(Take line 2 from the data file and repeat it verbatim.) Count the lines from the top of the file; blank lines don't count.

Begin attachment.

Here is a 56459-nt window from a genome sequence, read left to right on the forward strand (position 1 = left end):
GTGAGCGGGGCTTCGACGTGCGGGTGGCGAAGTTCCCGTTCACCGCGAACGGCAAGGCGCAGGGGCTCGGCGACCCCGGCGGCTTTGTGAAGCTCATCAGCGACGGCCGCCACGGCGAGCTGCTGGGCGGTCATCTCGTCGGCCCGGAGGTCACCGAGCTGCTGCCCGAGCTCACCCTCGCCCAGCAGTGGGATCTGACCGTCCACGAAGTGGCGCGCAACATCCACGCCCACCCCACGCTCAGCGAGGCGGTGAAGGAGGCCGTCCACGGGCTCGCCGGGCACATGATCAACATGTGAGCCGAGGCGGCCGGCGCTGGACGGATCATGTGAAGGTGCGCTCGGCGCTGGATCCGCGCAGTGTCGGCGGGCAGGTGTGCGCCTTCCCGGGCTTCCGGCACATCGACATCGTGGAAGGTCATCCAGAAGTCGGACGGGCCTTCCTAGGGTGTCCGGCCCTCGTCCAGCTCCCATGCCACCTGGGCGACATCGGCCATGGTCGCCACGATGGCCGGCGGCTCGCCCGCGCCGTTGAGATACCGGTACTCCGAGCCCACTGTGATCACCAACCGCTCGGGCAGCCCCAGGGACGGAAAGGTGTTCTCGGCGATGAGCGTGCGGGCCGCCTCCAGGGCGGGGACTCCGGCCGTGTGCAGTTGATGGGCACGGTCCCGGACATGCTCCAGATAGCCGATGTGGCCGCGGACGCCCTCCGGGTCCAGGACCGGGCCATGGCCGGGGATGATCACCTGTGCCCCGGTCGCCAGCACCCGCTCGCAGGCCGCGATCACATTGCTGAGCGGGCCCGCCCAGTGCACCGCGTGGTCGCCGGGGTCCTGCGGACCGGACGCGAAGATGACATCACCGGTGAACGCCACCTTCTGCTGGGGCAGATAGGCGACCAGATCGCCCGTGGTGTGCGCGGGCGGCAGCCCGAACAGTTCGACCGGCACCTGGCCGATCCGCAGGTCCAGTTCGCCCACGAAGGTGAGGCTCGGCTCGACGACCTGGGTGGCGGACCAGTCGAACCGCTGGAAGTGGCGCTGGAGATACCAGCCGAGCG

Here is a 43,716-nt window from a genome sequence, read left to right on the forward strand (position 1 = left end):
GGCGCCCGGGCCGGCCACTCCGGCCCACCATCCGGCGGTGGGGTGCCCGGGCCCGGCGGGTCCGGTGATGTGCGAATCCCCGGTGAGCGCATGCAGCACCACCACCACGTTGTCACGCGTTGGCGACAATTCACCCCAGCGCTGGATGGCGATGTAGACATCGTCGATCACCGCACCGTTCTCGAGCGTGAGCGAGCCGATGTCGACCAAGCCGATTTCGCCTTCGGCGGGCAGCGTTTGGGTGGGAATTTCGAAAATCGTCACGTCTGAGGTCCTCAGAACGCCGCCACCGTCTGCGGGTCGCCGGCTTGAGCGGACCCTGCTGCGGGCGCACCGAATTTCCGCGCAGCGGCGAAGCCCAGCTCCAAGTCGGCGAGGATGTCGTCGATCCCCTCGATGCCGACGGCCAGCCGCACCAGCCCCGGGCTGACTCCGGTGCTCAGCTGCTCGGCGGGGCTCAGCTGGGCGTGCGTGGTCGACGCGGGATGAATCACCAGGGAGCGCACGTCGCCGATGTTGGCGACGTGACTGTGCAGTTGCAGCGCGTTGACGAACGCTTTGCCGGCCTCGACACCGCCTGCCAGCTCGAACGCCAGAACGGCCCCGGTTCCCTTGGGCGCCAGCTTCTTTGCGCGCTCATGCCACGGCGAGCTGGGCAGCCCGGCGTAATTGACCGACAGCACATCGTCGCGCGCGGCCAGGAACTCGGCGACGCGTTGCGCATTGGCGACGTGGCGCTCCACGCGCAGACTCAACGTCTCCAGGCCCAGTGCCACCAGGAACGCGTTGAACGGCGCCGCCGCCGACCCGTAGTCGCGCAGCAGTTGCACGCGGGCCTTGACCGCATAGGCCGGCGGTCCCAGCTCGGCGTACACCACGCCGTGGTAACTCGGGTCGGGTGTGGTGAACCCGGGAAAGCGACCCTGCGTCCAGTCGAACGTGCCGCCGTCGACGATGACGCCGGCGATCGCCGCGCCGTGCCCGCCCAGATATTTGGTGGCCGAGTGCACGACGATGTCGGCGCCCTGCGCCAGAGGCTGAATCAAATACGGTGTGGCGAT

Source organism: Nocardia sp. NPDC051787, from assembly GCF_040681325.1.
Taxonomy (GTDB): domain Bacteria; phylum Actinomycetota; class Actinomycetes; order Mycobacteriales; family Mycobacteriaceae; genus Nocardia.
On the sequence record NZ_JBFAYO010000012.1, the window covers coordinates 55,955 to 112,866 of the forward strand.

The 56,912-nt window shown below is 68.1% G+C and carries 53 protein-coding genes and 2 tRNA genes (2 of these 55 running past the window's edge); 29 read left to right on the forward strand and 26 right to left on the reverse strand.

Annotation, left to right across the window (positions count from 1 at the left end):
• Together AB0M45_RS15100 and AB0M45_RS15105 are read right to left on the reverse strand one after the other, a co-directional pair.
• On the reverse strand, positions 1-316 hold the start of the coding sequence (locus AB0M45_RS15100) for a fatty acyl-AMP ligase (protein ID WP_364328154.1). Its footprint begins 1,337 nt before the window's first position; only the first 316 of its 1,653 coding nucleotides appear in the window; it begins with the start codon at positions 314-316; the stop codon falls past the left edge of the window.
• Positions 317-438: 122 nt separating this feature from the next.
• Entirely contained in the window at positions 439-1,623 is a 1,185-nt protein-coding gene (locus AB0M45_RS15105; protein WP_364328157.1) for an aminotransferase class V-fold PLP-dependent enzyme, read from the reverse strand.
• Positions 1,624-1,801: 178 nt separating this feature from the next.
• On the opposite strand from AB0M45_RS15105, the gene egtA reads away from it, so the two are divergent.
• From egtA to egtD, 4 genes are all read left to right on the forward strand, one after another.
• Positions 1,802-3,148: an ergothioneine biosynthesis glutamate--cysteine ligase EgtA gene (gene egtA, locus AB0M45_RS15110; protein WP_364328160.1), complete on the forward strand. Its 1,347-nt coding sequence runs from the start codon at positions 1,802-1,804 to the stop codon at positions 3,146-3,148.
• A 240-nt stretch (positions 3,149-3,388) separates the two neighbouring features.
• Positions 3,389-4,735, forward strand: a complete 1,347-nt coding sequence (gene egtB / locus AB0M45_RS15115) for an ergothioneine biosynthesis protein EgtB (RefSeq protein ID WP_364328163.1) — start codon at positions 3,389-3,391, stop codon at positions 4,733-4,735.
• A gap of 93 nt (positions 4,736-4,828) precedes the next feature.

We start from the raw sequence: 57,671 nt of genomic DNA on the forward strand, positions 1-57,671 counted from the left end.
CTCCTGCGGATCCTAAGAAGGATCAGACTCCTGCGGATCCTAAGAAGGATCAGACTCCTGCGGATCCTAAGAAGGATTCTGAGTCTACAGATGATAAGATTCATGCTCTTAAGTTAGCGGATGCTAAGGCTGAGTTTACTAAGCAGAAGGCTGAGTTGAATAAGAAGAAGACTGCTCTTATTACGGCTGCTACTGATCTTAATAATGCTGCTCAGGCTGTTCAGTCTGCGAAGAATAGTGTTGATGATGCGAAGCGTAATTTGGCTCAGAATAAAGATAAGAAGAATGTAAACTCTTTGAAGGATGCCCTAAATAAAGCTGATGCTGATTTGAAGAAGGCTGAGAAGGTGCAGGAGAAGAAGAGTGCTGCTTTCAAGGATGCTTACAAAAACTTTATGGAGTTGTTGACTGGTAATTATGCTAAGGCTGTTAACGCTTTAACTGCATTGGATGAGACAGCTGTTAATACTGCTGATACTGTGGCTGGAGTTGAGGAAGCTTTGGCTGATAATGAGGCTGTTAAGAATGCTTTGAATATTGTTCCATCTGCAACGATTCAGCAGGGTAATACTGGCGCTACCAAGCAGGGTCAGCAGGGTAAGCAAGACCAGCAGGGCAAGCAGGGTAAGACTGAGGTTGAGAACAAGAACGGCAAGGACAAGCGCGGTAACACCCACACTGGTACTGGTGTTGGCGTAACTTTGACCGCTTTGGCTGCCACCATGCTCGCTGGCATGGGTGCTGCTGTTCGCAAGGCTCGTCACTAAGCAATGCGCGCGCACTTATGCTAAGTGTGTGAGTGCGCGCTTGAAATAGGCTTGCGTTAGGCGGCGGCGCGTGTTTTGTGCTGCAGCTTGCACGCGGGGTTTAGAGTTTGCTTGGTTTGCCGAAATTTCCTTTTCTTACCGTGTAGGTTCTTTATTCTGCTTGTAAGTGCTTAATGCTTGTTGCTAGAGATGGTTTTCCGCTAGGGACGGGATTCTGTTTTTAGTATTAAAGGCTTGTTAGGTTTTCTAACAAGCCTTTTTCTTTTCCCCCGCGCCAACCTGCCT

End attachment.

GTGAGCGGGGCTTCGACGTGCGGGTGGCGAAGTTCCCGTTCACCGCGAACGGCAAGGCGCAGGGGCTCGGCGACCCCGGCGGCTTTGTGAAGCTCATCAGCGACGGCCGCCACGGCGAGCTGCTGGGCGGTCATCTCGTCGGCCCGGAGGTCACCGAGCTGCTGCCCGAGCTCACCCTCGCCCAGCAGTGGGATCTGACCGTCCACGAAGTGGCGCGCAACATCCACGCCCACCCCACGCTCAGCGAGGCGGTGAAGGAGGCCGTCCACGGGCTCGCCGGGCACATGATCAACATGTGAGCCGAGGCGGCCGGCGCTGGACGGATCATGTGAAGGTGCGCTCGGCGCTGGATCCGCGCAGTGTCGGCGGGCAGGTGTGCGCCTTCCCGGGCTTCCGGCACATCGACATCGTGGAAGGTCATCCAGAAGTCGGACGGGCCTTCCTAGGGTGTCCGGCCCTCGTCCAGCTCCCATGCCACCTGGGCGACATCGGCCATGGTCGCCACGATGGCCGGCGGCTCGCCCGCGCCGTTGAGATACCGGTACTCCGAGCCCACTGTGATCACCAACCGCTCGGGCAGCCCCAGGGACGGAAAGGTGTTCTCGGCGATGAGCGTGCGGGCCGCCTCCAGGGCGGGGACTCCGGCCGTGTGCAGTTGATGGGCACGGTCCCGGACATGCTCCAGATAGCCGATGTGGCCGCGGACGCCCTCCGGGTCCAGGACCGGGCCATGGCCGGGGATGATCACCTGTGCCCCGGTCGCCAGCACCCGCTCGCAGGCCGCGATCACATTGCTGAGCGGGCCCGCCCAGTGCACCGCGTGGTCGCCGGGGTCCTGCGGACCGGACGCGAAGATGACATCACCGGTGAACGCCACCTTCTGCTGGGGCAGATAGGCGACCAGATCGCCCGTGGTGTGCGCGGGCGGCAGCCCGAACAGTTCGACCGGCACCTGGCCGATCCGCAGGTCCAGTTCGCCCACGAAGGTGAGGCTCGGCTCGACGACCTGGGTGGCGGACCAGTCGAACCGCTGGAAGTGGCGCTGGAGATACCAGCCGAGCG